Benjamin Bratt has had a busy summer – two movies and a documentary on Latino Americans – but you won’t know it because he doesn’t physically appear on screen.
The 49-year-old Peruvian-American actor voiced the role of Eduardo and El Macho in the summer hit “Despicable Me 2” and narrates on the PBS documentary “Latino Americans,” which chronicles the 500-year history of Latinos in the United States.
Now the former “Private Practice” star is reprising his voice role of Manny in “Cloudy With A Chance of Meatballs 2,” out in theaters Friday.
“He is a man of few words, but a jack of all trades,” Bratt told Fox News Latino of his character Manny. “We learn that he is a veterinarian, a race car driver, a doctor – he is many different things.”
“(Manny) is the personification of the calm in the eye of the storm,” he added.
The original movie, “Cloudy With A Chance Of Meatballs,” told the story of inventor Flint Lockwood (voiced by Bill Hader), who created a machine that turned water into food. While seemingly ingenious, the machine eventually caused mayhem like cheeseburger rain and spaghetti tornados.
Bratt said the movie picks right after the first one ended. “What they are faced with now is that the food has come sentient," he explained.
“Whatever (fans) fell in love with in the first one is there,” Bratt said. “The premise of the first one was Flint Lockwood creating this invention. Now the food has feelings. It thinks for itself.”
Lockwood thought he saved the world when he destroyed the machine – but he soon learns that his invention survived and is now creating food-animals.
“They have to pick up the world, especially in Swallow Falls where he lives,” Bratt said.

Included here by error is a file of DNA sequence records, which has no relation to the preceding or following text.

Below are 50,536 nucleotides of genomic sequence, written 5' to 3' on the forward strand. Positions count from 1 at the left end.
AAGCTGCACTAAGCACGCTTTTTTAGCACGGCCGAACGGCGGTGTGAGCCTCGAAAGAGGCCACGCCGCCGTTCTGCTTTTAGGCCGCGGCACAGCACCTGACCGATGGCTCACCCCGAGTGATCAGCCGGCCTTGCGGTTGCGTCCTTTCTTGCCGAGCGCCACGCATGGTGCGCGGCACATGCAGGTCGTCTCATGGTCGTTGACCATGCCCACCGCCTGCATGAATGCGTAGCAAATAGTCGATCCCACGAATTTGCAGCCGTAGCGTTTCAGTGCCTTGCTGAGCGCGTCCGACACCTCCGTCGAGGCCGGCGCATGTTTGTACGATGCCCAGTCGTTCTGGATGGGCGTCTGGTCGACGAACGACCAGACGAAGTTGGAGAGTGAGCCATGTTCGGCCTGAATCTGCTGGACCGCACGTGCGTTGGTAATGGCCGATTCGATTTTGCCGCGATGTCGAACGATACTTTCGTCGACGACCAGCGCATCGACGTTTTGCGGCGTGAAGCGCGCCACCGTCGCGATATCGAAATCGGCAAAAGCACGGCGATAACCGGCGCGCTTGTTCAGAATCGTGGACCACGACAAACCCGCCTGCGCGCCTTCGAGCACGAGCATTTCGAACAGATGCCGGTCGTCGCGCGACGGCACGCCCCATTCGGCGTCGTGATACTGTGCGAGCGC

The food-animals, or “foodimals,” are hybrid food and animal combinations that include the bananostrich, a yellow banana with ostrich legs added, and the cheespider, a cheeseburger turned into a French fries-leggeded spider.
Bratt’s favorite, though, is the tacodile – a taco turned river carnivore.
“I’m a fan of tacos,” he said with a chuckle.
He said he and co-star Anna Farris were recently talking about the “foodimals” and they came up with one of their own: the corndor – a condor made out of corn.
“His body would be made out of corn husks and kernels,” Bratt said. “If he was hungry he could eat from himself.”
The actor said if he could create another “foodimal” it would be something that honored his mother and her Peruvian heritage. He thought a ceviche could work, but then that would be an animal used to make food to make an animal.
“That gets deep,” Bratt said.
The actor also took time to chat about the PBS documentary “Latino Americans.” Bratt called the six-part series a “game changer,” that shows what is the history of Latino Americans in the United States.
“There was a lot that I didn’t know because I was never taught it,” Bratt said of the documentary out of DVD next week. “Latino presence in the country been here since before the country was formed, but we never really learned about it. … This is a culturally important historical document.”
He said Latino culture has become as mainstream as any other, but that it continues to be marginalized.
“It’s still shocking to me that Latino actors – and I mean male Latino actors – that still can’t really green light a studio,” Bratt said, adding that he is very grateful of the career he has had as an actor of Latino descent. “It’s not a statement of ingratitude.”
He said it is starting to slowly change, but it will come a time when Latinos can “take our stories mainstream.”